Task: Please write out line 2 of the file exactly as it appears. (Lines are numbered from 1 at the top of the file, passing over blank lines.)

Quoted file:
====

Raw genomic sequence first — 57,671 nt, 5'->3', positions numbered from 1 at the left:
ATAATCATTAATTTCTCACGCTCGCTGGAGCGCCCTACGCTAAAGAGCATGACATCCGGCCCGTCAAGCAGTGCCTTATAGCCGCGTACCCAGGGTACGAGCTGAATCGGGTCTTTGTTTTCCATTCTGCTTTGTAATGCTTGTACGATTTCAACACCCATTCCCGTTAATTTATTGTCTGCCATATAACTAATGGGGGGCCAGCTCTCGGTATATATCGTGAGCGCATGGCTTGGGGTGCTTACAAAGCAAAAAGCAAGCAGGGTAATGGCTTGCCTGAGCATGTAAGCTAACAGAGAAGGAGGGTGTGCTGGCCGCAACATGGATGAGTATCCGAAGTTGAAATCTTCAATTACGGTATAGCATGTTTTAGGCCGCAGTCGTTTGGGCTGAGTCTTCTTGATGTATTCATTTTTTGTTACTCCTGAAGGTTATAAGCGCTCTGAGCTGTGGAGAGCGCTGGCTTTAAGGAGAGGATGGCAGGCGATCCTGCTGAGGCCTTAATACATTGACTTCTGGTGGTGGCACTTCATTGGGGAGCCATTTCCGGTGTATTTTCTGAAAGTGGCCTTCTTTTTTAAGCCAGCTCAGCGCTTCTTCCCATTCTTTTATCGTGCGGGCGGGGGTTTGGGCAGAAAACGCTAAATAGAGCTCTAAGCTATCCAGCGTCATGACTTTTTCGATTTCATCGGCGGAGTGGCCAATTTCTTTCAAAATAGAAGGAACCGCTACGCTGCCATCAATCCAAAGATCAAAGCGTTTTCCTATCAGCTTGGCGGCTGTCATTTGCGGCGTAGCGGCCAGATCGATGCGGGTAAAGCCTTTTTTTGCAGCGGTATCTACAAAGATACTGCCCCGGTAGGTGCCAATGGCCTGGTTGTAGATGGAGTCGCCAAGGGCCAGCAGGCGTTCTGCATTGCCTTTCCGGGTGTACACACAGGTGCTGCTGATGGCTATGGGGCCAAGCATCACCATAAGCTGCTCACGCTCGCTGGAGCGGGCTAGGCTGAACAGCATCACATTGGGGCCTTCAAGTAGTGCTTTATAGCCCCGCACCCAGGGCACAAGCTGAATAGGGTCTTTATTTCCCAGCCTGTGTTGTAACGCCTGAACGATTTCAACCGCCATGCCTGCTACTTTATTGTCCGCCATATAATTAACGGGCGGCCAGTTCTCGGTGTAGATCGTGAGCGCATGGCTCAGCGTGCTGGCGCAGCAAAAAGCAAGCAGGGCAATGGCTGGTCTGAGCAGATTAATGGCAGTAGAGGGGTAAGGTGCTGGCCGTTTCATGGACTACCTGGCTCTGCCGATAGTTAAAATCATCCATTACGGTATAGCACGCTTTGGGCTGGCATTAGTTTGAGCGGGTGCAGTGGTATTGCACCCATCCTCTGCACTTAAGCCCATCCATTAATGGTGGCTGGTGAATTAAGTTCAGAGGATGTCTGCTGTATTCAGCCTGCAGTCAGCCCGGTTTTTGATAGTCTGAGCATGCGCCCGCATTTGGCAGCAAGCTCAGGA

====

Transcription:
ATAATCATTAATTTCTCACGCTCGCTGGAGCGCCCTACGCTAAAGAGCATGACATCCGGCCCGTCAAGCAGTGCCTTATAGCCGCGTACCCAGGGTACGAGCTGAATCGGGTCTTTGTTTTCCATTCTGCTTTGTAATGCTTGTACGATTTCAACACCCATTCCCGTTAATTTATTGTCTGCCATATAACTAATGGGGGGCCAGCTCTCGGTATATATCGTGAGCGCATGGCTTGGGGTGCTTACAAAGCAAAAAGCAAGCAGGGTAATGGCTTGCCTGAGCATGTAAGCTAACAGAGAAGGAGGGTGTGCTGGCCGCAACATGGATGAGTATCCGAAGTTGAAATCTTCAATTACGGTATAGCATGTTTTAGGCCGCAGTCGTTTGGGCTGAGTCTTCTTGATGTATTCATTTTTTGTTACTCCTGAAGGTTATAAGCGCTCTGAGCTGTGGAGAGCGCTGGCTTTAAGGAGAGGATGGCAGGCGATCCTGCTGAGGCCTTAATACATTGACTTCTGGTGGTGGCACTTCATTGGGGAGCCATTTCCGGTGTATTTTCTGAAAGTGGCCTTCTTTTTTAAGCCAGCTCAGCGCTTCTTCCCATTCTTTTATCGTGCGGGCGGGGGTTTGGGCAGAAAACGCTAAATAGAGCTCTAAGCTATCCAGCGTCATGACTTTTTCGATTTCATCGGCGGAGTGGCCAATTTCTTTCAAAATAGAAGGAACCGCTACGCTGCCATCAATCCAAAGATCAAAGCGTTTTCCTATCAGCTTGGCGGCTGTCATTTGCGGCGTAGCGGCCAGATCGATGCGGGTAAAGCCTTTTTTTGCAGCGGTATCTACAAAGATACTGCCCCGGTAGGTGCCAATGGCCTGGTTGTAGATGGAGTCGCCAAGGGCCAGCAGGCGTTCTGCATTGCCTTTCCGGGTGTACACACAGGTGCTGCTGATGGCTATGGGGCCAAGCATCACCATAAGCTGCTCACGCTCGCTGGAGCGGGCTAGGCTGAACAGCATCACATTGGGGCCTTCAAGTAGTGCTTTATAGCCCCGCACCCAGGGCACAAGCTGAATAGGGTCTTTATTTCCCAGCCTGTGTTGTAACGCCTGAACGATTTCAACCGCCATGCCTGCTACTTTATTGTCCGCCATATAATTAACGGGCGGCCAGTTCTCGGTGTAGATCGTGAGCGCATGGCTCAGCGTGCTGGCGCAGCAAAAAGCAAGCAGGGCAATGGCTGGTCTGAGCAGATTAATGGCAGTAGAGGGGTAAGGTGCTGGCCGTTTCATGGACTACCTGGCTCTGCCGATAGTTAAAATCATCCATTACGGTATAGCACGCTTTGGGCTGGCATTAGTTTGAGCGGGTGCAGTGGTATTGCACCCATCCTCTGCACTTAAGCCCATCCATTAATGGTGGCTGGTGAATTAAGTTCAGAGGATGTCTGCTGTATTCAGCCTGCAGTCAGCCCGGTTTTTGATAGTCTGAGCATGCGCCCGCATTTGGCAGCAAGCTCAGGA